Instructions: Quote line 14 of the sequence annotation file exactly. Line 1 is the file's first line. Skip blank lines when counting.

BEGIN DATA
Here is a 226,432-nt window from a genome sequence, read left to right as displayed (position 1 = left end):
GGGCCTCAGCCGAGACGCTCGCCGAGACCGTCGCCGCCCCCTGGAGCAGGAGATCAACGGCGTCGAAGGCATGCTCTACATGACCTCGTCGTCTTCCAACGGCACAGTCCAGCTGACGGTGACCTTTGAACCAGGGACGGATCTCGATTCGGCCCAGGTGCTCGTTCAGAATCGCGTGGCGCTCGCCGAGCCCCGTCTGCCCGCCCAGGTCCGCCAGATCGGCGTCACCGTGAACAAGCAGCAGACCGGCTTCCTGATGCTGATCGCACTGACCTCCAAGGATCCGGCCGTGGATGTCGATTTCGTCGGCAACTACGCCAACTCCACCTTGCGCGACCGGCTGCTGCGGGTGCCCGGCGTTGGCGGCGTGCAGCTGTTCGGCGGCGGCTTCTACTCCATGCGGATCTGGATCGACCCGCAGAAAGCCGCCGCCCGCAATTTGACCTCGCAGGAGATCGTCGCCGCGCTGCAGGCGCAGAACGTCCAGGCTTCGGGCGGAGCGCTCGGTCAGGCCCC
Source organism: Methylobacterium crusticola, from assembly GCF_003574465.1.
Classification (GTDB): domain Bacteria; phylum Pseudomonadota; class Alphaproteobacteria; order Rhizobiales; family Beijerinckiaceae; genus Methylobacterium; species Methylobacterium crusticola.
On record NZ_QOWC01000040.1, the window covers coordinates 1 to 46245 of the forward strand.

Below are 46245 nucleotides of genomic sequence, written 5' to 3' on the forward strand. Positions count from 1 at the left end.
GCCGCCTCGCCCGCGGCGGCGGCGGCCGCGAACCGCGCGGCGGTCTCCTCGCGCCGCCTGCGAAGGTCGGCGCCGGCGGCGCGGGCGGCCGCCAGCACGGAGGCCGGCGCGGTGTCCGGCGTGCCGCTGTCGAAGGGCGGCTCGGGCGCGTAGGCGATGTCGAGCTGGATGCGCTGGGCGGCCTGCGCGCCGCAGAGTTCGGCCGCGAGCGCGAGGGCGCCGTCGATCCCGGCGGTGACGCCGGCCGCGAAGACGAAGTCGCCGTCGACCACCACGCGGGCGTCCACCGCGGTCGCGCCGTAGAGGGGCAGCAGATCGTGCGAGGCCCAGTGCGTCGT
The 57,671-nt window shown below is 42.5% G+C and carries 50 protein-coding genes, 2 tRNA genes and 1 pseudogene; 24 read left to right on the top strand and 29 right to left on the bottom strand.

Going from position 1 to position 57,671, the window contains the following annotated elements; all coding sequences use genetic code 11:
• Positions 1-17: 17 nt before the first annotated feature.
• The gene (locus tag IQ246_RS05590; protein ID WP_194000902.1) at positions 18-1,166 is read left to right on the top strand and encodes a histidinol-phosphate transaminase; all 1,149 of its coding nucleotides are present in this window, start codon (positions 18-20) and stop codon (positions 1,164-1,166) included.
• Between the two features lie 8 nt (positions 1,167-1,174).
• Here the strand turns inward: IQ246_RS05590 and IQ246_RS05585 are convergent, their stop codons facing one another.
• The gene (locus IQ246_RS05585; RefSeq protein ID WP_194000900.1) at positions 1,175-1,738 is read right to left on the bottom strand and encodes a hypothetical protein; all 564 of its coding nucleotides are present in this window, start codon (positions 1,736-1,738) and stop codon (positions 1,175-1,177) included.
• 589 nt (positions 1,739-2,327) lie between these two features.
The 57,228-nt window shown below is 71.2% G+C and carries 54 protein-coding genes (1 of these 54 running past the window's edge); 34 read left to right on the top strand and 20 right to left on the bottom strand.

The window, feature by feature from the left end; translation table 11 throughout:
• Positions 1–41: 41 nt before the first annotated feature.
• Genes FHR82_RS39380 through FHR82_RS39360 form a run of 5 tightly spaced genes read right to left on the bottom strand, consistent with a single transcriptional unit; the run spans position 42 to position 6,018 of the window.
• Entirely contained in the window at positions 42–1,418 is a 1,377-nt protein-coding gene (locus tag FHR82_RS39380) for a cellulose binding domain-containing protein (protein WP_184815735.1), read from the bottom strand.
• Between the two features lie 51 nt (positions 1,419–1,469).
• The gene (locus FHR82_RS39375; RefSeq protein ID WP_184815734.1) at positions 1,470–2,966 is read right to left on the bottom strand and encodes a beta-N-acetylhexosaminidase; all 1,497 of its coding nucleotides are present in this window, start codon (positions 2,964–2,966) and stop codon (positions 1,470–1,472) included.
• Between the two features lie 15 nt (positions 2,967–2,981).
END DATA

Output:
• The gene (locus IQ246_RS05585; RefSeq protein ID WP_194000900.1) at positions 1,175-1,738 is read right to left on the bottom strand and encodes a hypothetical protein; all 564 of its coding nucleotides are present in this window, start codon (positions 1,736-1,738) and stop codon (positions 1,175-1,177) included.